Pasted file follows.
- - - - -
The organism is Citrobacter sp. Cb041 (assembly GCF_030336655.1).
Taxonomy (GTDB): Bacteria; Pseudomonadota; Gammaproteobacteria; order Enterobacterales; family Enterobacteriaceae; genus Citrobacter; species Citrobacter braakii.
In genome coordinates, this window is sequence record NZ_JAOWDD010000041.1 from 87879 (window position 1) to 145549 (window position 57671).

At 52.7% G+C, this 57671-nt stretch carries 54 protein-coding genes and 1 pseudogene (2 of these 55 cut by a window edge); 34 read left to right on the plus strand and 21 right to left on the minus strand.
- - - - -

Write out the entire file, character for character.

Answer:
The organism is Citrobacter sp. Cb041 (assembly GCF_030336655.1).
Taxonomy (GTDB): Bacteria; Pseudomonadota; Gammaproteobacteria; order Enterobacterales; family Enterobacteriaceae; genus Citrobacter; species Citrobacter braakii.
In genome coordinates, this window is sequence record NZ_JAOWDD010000041.1 from 87879 (window position 1) to 145549 (window position 57671).

At 52.7% G+C, this 57671-nt stretch carries 54 protein-coding genes and 1 pseudogene (2 of these 55 cut by a window edge); 34 read left to right on the plus strand and 21 right to left on the minus strand.